Experts want Innovative Medicines Initiative successor to be open and flexible

12 Nov 2020 | News

When the Innovative Health Initiative picks up the reins from its predecessor it must be more flexible and involve non-traditional stakeholders


The success of the next EU public-private partnership in health depends on its openness to non-traditional partners, experts told the Innovative Medicines Initiative Stakeholder Forum on Tuesday.

“For the future partnership we need a framework that can be adapted to our ambitions and not fall into the trap of limiting our ambition to the framework,” said Olivier Laureau, president of French pharmaceutical company, Servier. “So that future health research can be innovative and make an impact, it must also be inclusive and allow contributions from all over Europe, as well as contributions from all over the world.”

The key to this is reducing the administrative burden of the participating companies from around the world, Laureau said. Easier access means more competitive partners will want join, promoting excellence in research and innovation.

“There are some valuable people out there in the world that can help and contribute to important projects, but because of administrative glitches and rules, they are not eligible or cannot be included, or funding cannot be diverted,” Mark Miller, executive vice-president at the biotech company, bioMérieux, argued.

Some international collaboration is allowed under the current rules, noted Irene Norstedt, director at DG Research at the European Commission. However, easier access does not mean there should be no obstacles to foreign participation. “We should also be clear that one of the main objectives of the IMI has been to strengthen the European science base and increase the competitiveness in Europe,” said Norstedt.

As the world’s largest public-private research programmes in health, IMI1 and IMI2 have invested €5.6 billion since 2008, to promote translation of biomedical research into new drugs. Its successor, the Innovative Health Initiative (IHI), will expand the partnership beyond pharmaceuticals to include medical technology, diagnostics and digital health.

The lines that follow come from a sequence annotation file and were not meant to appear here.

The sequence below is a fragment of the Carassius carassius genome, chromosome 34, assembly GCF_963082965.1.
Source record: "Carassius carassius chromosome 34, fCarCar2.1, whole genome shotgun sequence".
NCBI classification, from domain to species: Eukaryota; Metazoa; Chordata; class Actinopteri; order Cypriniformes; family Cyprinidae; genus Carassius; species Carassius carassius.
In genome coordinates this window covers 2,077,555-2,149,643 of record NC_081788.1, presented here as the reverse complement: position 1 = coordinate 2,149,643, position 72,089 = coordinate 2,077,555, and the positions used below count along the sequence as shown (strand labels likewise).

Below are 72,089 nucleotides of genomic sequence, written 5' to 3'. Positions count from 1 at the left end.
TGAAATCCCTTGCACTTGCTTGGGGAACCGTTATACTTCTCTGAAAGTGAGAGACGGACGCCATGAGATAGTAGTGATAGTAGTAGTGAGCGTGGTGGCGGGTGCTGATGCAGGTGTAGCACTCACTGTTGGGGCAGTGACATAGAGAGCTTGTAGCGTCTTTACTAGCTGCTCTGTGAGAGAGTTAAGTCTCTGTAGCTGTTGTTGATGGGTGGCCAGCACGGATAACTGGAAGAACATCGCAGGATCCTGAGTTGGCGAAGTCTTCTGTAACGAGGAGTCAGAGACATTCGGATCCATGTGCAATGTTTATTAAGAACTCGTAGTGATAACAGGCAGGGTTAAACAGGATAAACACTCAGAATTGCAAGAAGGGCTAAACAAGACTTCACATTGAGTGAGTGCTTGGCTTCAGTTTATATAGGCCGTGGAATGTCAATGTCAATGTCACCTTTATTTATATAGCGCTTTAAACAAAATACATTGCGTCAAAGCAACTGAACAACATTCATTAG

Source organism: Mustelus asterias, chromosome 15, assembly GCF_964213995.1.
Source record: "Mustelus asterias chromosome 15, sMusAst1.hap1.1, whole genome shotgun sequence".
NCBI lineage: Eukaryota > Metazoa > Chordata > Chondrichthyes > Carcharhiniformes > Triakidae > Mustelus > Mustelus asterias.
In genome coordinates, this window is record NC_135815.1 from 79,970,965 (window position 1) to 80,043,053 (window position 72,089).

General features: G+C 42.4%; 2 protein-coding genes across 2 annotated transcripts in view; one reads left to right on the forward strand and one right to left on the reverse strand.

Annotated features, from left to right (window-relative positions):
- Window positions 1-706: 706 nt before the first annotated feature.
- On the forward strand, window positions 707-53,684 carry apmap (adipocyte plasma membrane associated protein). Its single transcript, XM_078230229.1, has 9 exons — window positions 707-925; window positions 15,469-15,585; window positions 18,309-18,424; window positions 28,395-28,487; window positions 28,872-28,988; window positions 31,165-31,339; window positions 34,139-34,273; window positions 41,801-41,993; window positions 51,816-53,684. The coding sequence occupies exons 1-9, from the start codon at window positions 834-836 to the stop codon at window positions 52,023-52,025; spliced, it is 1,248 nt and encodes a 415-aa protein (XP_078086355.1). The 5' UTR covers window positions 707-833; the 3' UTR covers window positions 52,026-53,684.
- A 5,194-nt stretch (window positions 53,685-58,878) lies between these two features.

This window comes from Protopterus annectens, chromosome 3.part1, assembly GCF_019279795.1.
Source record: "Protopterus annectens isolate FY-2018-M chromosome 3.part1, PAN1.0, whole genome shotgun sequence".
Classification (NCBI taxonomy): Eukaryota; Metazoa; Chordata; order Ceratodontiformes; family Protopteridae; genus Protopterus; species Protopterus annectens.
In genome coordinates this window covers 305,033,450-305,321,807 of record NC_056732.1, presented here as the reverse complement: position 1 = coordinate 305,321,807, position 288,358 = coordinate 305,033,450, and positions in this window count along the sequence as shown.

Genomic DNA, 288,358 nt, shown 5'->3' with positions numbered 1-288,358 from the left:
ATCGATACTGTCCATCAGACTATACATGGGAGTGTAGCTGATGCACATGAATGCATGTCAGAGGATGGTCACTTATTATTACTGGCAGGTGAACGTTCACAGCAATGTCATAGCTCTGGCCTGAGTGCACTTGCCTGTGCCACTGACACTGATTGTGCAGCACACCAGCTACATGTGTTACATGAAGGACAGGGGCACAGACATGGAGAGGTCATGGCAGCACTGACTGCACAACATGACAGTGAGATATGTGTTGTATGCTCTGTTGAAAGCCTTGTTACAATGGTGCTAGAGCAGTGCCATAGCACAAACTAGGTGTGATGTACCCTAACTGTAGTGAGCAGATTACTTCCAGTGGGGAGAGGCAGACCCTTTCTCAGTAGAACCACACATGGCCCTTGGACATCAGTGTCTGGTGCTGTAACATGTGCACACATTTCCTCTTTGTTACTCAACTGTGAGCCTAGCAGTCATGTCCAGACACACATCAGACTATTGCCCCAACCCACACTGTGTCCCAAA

The European Commission’s research chief, Jean-Eric Paquet, welcomed the plans for a broader industry partnership but said openness should not stop there. For one, it is important to consult citizens, who will benefit from the research, on what is needed to make health services better. Their views must be considered when devising future plans, said Paquet. He hopes the broader reach of the partnership will help with this. “Patient organisations are well connected to the present partnership already, but we can do a bit more there,” he said.

Other important stakeholders are the regulators, Miller said. “We have to start including non-traditional people in these projects that help with the market access, that help with the regulatory submissions, with the reimbursement of health technology assessment, with post-market studies and real-world evidence, to show the validation of whatever we develop, whether it’s a vaccine, a diagnostic, personalised medicine, data, we have to really show the value.”

To a certain extent, regulators are already involved in some of the projects, said Norstedt. While their contribution is valuable, it must be considered carefully on case by case basis. Most importantly, the partnership should consider regulatory requirements, rather than actively involving regulators in the projects.

The proposal for the IHI is currently being assessed by the commission. Once the EU budget is finalised, the European Parliament and the council will have to adopt the plan for the partnership before launch in 2021.

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